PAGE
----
SaskPower not properly inspecting, maintaining infrastructure, auditor says

Submitted photo from SaskPower twitter account.

Utility doing well with wooden poles while other equipment falls to wayside, report shows

SaskPower is doing a good job inspecting and maintaining its existing wood power poles but doesn’t have sufficient processes for managing maintenance for its other above-ground distribution assets.

That was the finding of an audit done by provincial auditor Judy Ferguson included in the second volume of her 2018 report, released Tuesday. Ferguson also couldn’t determine whether maintenance issues had any impact on the frequency of unplanned power outages.

While wooden power poles were inspected and maintained to industry standards, Ferguson found that condition-rating and maintenance wasn’t completed to standard on its voltage regulators, reclosers and overhead switches.

On wood poles, they do a good job on planning preventative maintenance,” Ferguson said during a press conference Tuesday morning in Regina.

“They take a risk-based, systematic approach to do that. They take a longer-term horizon, a 10-11 year cycle. It’s those other ones we’re saying they need to do a better job. Right now, they’re relying a lot of the expertise of their staff on when to do preventative maintenance and when to do corrective maintenance. What we’re saying is (they) need to do a more formalized, risk-based approach similar to what (they’ve) done for the wood pole approach.”

SaskPower does track the factors that lead to unplanned outages, Ferguson said, and they are working towards implementing a more formal system to rate and maintain all of its above-ground infrastructure. That corporate-wide asset management strategy is expected to be completed by the end of this fiscal year. The other issue the agency is facing is an issue with its asset management software. Data stored in different places about the number and quality of various assets is inconsistent, which makes it harder to determine what to inspect and when to conduct maintenance. The new strategy should help and should assist in determining whether ageing infrastructure is to blame for power outages.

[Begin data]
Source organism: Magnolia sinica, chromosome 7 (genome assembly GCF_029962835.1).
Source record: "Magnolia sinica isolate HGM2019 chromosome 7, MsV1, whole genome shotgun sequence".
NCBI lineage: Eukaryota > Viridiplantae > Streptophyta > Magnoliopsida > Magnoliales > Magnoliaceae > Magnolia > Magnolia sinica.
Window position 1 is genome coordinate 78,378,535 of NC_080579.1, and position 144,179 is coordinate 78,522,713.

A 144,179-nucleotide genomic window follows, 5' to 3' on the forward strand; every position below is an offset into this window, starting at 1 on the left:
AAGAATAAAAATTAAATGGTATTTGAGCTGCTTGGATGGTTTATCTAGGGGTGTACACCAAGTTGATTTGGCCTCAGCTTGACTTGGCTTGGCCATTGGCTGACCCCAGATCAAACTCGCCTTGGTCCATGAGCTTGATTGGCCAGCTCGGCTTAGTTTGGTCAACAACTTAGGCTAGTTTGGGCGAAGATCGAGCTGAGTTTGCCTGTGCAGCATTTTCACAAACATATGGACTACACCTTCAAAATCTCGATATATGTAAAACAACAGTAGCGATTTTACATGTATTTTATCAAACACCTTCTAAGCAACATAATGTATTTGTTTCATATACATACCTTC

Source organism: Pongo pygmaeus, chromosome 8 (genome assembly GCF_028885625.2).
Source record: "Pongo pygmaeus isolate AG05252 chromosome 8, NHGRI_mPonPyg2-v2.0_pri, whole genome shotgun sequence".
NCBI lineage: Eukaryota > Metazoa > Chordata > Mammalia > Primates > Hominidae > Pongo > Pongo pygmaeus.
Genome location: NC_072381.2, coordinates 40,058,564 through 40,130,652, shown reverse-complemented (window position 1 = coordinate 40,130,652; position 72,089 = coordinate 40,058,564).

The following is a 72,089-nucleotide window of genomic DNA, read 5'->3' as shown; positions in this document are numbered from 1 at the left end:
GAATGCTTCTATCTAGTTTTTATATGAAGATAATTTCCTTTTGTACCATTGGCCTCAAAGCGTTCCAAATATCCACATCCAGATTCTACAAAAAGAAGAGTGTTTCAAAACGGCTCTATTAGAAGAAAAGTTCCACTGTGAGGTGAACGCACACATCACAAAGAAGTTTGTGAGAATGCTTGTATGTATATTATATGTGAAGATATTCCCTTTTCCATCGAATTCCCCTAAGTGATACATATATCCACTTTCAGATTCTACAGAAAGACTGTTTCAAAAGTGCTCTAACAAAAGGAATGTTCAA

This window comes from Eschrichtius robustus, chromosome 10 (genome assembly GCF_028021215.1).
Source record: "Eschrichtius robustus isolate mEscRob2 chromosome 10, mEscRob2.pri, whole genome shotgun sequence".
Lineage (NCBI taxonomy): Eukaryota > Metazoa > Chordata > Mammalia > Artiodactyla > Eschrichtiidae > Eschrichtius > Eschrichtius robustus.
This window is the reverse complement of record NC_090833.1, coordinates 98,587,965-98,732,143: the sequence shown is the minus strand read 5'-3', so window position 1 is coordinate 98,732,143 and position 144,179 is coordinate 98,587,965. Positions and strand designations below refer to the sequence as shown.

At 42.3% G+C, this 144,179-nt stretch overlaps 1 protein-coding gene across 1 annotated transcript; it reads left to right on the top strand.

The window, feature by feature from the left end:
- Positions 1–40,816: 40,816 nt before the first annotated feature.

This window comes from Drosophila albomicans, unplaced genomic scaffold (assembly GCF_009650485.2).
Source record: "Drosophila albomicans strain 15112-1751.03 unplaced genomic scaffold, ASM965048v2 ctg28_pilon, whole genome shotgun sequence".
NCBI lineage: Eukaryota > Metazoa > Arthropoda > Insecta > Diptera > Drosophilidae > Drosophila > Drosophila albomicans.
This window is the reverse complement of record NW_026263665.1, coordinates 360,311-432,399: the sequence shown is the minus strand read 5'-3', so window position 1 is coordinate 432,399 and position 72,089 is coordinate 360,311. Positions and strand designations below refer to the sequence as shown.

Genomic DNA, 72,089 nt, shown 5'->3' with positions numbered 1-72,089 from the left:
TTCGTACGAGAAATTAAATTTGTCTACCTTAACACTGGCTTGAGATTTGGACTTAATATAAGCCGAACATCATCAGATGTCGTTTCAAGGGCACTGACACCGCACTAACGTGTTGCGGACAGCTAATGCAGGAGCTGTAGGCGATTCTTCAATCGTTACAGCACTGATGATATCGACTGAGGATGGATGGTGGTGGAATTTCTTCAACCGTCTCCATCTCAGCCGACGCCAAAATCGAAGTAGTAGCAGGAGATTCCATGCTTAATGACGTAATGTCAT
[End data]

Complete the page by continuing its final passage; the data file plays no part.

“(SaskPower) may be able to use its experience maintaining wood poles to help improve its processes for maintaining its other above-ground distribution assets,” Ferguson wrote in her report.

Regina and Saskatoon labs taking longer than recommended to complete biopsies

Ferguson also took a look at how labs in Saskatoon and Regina analyze surgical biopsy. Biopsies help health care providers diagnose problems that patients face, including whether they have cancer. As of September 2018, the Regina and Saskatoon labs had a backlog of about 1,300 biopsies awaiting analysis.

The audit found the labs took longer than good practice to analyze biopsies and the Saskatchewan Health Authority has not determined why. During 2017/18, Saskatoon took an average of 12.1 days to provide a report, while Regina took 18.7 days. Accepted practice is routine biopsies should take five business days, and more complex tests should take from six to 15 days.

Neither lab tracked specimens through the entire process. The Saskatoon lab hoped to address that concern through a new IT system it hopes to have in place by this month. The Regina lab did not have similar plans. “A formal assessment of the surgical biopsy process and IT tracking system could help the Saskatchewan Health Authority to identify factors affecting delays in patient diagnosis,” said Ferguson.

A lack of a written agreement with the coroner’s office and a lack of consistent processes and practices also contributed to confusion when prioritizing specimens and managing workloads.

“The Authority needs to take a consistent province-wide approach to analyze, diagnosing, and prioritizing surgical biopsies,” Ferguson said.

“When patients have to wait longer than needed for a diagnosis, it can cause additional stress, and may result in reduced quality of life and/or chance of survival.”

While the audit specifically looked at Regina and Saskatoon, Ferguson said the broad findings could apply to any of the province’s labs, including those in smaller centres such as Prince Albert.